Women make up nearly half the population of India, but it seems like they underrepresented in legislative bodies.
While the statistics are improving, we still have a long way to go towards equal representation. At this rate, we might reach 50% by the year 2033.
|Lok Sabha||Year||Female||Female %||Non Binary||Male||Total|
Despite seat reservations and quotas, these numbers have only creeped up little in the last few decades. In most cases, the seats reserved for women are contested by female family members of existing (male) politicians. Only seats where more women are elected without any family ties are seats reserved for SC/ST.
On an average, women members of Lok Sabha are more educated and younger as compared to their male counterparts. On the other hand, they are less likely to be present in sessions, raise questions, participate in debates, or propose private member bills.
Women legislators have different effects on state expenditure as compared to their male counterparts. Women elected from SC/ST seats also have additional differences as compared to General Category seat women legislators. As per a report by a Professor of Economics at the University of Kent “Scheduled caste and scheduled tribe women legislators favour capital investments, especially on irrigation and low levels of education, and increase revenue expenditure on water supply. They also favour “women-friendly” laws, such as amendments to the Hindu Succession Act, proposed to give women the same inheritance rights as men. On the other hand, general women legislators do not have any impact on “women-friendly” laws.”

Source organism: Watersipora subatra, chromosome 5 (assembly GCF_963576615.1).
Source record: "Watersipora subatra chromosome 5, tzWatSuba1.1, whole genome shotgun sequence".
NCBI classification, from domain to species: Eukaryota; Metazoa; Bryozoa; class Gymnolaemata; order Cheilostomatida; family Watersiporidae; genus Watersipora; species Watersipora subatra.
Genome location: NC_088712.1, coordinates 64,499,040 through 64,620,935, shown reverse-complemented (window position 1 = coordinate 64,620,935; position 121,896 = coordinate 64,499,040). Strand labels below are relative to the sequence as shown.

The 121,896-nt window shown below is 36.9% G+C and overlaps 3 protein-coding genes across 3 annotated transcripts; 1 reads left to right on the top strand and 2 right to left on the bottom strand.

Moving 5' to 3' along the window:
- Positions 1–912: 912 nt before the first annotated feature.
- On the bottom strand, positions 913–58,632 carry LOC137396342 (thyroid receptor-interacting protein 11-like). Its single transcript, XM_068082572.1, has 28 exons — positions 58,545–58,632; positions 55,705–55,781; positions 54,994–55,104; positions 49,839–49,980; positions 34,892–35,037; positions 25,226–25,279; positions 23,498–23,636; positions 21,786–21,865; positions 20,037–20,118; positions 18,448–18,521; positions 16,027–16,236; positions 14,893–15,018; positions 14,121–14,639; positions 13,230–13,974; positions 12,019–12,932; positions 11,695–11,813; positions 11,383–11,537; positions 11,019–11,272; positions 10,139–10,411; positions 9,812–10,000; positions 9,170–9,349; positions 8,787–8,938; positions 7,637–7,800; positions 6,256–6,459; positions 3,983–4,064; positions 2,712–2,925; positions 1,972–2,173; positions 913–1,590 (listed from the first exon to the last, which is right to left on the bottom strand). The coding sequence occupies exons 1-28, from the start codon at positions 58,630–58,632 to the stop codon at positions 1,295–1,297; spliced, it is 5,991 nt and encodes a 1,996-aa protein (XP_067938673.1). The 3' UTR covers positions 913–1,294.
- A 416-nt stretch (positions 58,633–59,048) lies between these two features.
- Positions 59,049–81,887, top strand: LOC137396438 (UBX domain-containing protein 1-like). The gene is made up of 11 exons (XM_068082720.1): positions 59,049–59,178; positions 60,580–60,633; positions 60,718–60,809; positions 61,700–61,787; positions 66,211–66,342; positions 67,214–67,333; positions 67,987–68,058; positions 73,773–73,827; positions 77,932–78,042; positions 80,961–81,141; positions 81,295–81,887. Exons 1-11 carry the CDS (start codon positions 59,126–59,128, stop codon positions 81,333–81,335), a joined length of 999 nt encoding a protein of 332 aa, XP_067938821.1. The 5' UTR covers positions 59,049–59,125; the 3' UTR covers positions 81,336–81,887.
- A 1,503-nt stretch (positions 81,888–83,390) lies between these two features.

There could be more factors such as the leanings of their political party on specific topics, legislators are forbidden from voting against the majority of their party. India has an anti-defection law which prohibits a member of parliament from voting against their political party’s ‘whip’. It is curious to note that the party ‘command’ can be a non-elected member and doesn’t have to meet any criteras to be appointed as such.